Floria Sigismondi’s The Turning is a ghost story that is strangely unoccupied with its own ghosts, leaving behind a fragmented, meandering narrative that doesn’t as much fall apart as fails to come together in the first place. Loosely adapted from Henry James’ classic gothic horror story The Turn of the Screw, the movie follows former primary teacher Kate (Mackenzie Davis) as she accepts a job as a live-in tutor in a labyrinthine mansion, which is riddled with a horror-movie appropriate number of uncanny dolls and mannequins. Soon enough, ghostly apparitions start appearing inside the villa and
Kate is forced to question her sanity as she learns about the disturbing events that happened to her predecessor.
The Turning’s fundamental and fatal flaw is that it is about nothing. Kate spends the majority of the film wandering through the halls of the mansion whilst encountering various uninspired jump scares, and even these feel underplayed and lethargic. Her troubled relationship with her predatory pupil Miles (Finn Wolfhard, who, after an extensive career in 80s horror in Stranger Things and It, has finally graduated to 90s horror), is initially built up as a source of threat, yet nothing ever comes of it.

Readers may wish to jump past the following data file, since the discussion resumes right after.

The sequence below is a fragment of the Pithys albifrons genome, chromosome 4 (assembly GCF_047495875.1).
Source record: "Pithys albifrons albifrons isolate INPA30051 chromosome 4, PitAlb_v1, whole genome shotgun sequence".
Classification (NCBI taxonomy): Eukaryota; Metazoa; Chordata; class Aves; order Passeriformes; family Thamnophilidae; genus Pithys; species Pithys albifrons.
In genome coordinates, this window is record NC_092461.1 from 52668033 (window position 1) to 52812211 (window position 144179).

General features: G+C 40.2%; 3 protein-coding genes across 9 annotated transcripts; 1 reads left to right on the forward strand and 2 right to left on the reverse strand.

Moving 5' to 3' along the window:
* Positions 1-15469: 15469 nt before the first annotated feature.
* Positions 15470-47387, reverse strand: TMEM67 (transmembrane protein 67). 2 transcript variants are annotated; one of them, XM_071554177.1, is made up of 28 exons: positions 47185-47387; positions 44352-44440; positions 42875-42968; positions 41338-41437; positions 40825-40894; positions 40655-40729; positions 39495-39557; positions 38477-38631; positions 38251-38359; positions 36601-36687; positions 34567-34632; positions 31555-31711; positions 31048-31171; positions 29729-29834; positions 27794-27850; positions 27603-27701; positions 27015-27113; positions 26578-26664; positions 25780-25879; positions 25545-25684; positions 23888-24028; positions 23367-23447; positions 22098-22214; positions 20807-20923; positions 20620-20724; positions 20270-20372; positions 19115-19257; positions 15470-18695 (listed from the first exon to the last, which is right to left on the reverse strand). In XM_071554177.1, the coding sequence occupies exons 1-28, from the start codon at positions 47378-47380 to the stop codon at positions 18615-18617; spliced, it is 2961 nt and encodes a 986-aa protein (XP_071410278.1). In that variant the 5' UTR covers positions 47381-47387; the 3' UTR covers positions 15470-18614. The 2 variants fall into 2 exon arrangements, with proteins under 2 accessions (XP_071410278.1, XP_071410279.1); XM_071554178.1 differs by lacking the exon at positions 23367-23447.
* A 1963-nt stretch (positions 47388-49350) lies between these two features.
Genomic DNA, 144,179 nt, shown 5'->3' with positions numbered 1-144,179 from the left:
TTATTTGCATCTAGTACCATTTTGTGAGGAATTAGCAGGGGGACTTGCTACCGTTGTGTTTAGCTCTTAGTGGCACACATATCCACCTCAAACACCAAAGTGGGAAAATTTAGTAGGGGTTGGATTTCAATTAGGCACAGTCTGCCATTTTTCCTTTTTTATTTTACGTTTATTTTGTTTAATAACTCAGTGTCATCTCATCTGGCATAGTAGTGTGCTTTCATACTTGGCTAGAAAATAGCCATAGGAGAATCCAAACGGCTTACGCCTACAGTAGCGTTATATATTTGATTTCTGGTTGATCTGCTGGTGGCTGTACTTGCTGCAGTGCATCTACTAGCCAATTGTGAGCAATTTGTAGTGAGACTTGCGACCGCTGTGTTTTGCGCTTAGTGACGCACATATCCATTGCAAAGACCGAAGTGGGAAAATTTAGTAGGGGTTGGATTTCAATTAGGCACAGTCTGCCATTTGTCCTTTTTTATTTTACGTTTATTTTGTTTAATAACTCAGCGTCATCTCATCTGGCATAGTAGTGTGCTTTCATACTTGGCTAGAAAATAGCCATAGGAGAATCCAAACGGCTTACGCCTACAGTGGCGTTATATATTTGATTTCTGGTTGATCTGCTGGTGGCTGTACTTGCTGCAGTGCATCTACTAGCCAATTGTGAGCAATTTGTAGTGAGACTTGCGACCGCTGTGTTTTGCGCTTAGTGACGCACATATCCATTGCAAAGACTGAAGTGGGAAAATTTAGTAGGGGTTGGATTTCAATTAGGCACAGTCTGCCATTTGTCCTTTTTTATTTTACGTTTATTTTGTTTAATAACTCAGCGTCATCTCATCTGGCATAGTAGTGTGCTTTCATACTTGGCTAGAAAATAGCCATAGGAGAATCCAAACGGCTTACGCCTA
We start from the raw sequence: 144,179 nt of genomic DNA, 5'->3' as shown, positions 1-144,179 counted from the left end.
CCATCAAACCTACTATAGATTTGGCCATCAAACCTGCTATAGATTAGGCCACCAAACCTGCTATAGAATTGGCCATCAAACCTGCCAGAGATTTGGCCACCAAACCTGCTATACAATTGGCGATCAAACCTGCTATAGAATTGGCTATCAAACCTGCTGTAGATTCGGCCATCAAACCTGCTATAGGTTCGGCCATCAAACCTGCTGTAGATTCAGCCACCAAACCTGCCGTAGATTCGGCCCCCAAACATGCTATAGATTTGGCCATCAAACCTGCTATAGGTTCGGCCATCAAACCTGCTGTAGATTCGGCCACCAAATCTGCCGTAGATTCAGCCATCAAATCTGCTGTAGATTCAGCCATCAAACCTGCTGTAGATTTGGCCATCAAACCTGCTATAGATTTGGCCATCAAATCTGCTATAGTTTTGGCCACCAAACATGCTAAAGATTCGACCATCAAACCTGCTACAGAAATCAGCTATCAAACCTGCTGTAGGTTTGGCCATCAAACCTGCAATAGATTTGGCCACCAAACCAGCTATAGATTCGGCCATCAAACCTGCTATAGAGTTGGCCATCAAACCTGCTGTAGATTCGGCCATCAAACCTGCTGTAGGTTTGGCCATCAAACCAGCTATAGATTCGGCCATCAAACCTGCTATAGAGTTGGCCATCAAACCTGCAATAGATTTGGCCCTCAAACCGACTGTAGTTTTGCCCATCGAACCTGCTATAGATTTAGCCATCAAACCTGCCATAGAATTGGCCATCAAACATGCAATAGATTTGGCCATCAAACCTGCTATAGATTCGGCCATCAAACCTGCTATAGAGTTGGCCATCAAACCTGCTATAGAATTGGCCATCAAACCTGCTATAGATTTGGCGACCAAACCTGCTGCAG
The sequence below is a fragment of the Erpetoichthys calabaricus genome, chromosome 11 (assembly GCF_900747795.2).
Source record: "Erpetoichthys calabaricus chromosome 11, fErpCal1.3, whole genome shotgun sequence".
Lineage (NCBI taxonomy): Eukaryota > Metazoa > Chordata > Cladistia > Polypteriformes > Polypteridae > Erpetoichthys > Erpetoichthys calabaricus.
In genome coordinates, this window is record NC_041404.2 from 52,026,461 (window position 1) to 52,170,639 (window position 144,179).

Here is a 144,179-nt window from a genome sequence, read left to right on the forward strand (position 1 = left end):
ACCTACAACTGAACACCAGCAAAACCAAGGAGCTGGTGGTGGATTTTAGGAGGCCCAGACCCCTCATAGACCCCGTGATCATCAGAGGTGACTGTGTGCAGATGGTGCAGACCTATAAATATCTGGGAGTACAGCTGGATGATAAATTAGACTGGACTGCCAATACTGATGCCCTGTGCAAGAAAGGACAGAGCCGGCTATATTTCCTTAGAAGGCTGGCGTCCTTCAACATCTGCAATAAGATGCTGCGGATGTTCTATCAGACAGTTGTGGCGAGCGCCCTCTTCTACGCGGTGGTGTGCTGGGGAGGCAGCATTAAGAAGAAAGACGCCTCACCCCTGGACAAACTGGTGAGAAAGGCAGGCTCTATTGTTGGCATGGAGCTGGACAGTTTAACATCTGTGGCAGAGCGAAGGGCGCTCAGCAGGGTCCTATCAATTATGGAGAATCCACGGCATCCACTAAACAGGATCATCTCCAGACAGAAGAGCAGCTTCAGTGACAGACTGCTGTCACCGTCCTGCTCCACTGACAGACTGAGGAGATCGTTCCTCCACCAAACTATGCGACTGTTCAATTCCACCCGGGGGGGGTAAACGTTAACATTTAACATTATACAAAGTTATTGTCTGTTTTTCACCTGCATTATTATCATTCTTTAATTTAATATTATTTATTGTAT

Similarly, Brooklynn Prince as Flora is endlessly charming and endearing in her sophomore role after her breakout success in The Florida Project, but she is chronically underused. By the time The Turning ends, one is hard-pressed to say what, if anything, happened during its runtime.
The film is at its best when it hints at some style underneath its thick veneer of horror movie clichés. It is no surprise that a newsreel of Kurt Cobain’s death is one of the few contextual cues given to the film’s time period; The Turning’s soundtrack is filled with moody alt-rock songs from legends like Courtney Love to indie darlings like Girl in Red and Mitski. If one thing can be said about The Turning, is that it is a pretty bad vehicle for some pretty good songs. These tracks also represent what the film could have been with a bit of boldness; if 80s horror has been oversaturated in the past few years, then grungy 90s horror is more than ripe for a revival. But again the film cannot commit, floundering between its heavy-handed gothic setting and its edgy 90s vibes.
Ambiguity is at its most horrific when it makes us question our fundamental assumptions about the world, when it suggests that cause-and-effect are illusions and that chaos and cruelty rule. In Henry James’ original novella, ambiguity and disorientation are used to a haunting effect, leaving the reader questioning what traumatising events really occurred to its protagonist. The Turning is plenty
ambiguous, but only in its utter lack of commitment to any concepts, visuals or narrative, making for a strenuous and frustrating watch.
[Amelie Voges – she/her – @amelieleav]